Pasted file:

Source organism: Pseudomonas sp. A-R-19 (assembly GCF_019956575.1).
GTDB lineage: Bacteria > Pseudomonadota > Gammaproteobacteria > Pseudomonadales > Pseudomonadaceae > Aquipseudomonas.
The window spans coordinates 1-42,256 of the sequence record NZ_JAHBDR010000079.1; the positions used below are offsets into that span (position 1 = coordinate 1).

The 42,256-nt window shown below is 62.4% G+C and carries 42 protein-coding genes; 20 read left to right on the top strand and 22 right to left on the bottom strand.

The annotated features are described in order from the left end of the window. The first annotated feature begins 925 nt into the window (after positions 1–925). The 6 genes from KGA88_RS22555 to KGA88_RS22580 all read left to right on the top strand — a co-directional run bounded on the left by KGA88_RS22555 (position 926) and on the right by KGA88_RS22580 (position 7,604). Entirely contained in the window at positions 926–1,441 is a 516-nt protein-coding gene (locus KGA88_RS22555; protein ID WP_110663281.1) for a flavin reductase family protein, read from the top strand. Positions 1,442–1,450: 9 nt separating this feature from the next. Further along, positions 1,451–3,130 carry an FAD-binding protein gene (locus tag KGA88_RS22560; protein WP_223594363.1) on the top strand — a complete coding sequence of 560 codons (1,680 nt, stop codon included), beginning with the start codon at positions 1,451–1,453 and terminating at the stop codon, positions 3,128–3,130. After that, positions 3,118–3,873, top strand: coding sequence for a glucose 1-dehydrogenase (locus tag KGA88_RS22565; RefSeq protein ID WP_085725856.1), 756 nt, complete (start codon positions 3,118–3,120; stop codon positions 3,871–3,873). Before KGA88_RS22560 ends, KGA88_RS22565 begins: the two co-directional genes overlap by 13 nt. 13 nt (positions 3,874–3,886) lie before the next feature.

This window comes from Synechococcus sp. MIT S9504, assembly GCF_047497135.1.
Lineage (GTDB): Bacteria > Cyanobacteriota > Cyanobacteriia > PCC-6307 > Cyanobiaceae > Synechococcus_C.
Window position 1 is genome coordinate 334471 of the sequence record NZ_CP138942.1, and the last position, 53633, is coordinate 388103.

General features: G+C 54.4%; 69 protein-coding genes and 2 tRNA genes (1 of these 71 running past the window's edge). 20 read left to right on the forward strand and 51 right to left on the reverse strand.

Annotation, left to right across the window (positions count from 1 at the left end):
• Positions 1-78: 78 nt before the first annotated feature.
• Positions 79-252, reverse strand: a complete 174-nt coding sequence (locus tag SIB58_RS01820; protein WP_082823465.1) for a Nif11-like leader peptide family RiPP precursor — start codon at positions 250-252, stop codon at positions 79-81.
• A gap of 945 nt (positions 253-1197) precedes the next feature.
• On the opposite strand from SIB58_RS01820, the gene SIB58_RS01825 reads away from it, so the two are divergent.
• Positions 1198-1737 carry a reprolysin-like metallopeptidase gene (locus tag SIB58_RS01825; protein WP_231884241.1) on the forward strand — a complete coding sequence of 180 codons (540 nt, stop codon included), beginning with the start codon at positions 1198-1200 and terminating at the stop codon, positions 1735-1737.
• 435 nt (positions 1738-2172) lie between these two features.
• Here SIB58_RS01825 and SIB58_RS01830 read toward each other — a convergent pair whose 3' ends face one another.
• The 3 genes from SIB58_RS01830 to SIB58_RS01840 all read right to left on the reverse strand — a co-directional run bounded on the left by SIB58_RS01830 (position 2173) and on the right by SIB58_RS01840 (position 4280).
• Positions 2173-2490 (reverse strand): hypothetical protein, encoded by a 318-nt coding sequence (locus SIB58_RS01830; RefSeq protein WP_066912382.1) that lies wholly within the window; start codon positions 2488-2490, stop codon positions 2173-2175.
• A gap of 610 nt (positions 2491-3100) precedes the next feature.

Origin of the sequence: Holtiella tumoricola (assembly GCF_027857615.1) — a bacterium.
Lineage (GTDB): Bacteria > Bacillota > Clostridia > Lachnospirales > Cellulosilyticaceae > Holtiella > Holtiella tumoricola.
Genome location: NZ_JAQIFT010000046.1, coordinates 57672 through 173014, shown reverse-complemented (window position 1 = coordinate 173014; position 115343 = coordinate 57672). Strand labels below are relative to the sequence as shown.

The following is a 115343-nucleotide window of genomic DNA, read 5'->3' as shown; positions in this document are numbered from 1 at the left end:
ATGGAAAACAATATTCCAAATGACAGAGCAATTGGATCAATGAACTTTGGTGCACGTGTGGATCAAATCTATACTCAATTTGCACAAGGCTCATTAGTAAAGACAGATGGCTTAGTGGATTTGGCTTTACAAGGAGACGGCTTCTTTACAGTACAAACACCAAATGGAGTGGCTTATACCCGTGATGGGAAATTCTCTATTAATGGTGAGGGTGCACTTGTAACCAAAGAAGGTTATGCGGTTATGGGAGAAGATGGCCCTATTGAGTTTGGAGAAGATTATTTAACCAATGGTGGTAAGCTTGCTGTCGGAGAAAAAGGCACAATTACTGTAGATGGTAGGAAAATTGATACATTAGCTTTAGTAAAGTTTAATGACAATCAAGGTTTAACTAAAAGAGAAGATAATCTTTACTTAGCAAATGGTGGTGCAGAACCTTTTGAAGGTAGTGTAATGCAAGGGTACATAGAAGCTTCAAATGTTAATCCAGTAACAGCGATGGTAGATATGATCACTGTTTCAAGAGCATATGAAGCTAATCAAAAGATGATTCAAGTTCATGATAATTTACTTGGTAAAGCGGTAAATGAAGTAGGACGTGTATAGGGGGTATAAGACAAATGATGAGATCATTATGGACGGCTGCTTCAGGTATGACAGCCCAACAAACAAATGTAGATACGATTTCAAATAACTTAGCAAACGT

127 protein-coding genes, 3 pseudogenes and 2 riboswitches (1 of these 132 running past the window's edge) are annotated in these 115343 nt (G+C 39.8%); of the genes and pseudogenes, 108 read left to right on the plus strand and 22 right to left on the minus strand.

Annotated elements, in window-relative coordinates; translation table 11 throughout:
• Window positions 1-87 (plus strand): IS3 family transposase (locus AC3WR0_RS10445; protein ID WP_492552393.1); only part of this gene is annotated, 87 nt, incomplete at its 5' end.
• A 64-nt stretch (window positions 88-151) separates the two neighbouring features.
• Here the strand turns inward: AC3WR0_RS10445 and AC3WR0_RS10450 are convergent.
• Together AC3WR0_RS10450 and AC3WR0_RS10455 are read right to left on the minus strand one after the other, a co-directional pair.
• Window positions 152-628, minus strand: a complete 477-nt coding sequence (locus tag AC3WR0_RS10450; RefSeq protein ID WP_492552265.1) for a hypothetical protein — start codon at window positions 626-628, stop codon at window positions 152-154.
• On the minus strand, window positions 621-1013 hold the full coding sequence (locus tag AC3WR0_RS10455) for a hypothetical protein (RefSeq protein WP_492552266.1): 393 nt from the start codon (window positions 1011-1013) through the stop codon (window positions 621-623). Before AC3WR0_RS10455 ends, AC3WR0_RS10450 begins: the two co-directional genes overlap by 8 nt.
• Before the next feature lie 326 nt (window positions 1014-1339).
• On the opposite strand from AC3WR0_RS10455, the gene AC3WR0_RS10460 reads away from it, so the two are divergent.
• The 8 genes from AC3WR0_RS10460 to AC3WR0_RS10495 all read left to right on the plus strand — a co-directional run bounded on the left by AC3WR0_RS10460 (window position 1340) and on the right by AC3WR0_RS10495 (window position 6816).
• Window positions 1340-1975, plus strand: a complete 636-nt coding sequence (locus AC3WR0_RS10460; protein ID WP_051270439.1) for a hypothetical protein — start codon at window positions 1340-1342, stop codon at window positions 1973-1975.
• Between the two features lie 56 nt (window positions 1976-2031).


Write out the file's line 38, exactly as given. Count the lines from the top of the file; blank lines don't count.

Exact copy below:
• Between the two features lie 56 nt (window positions 1976-2031).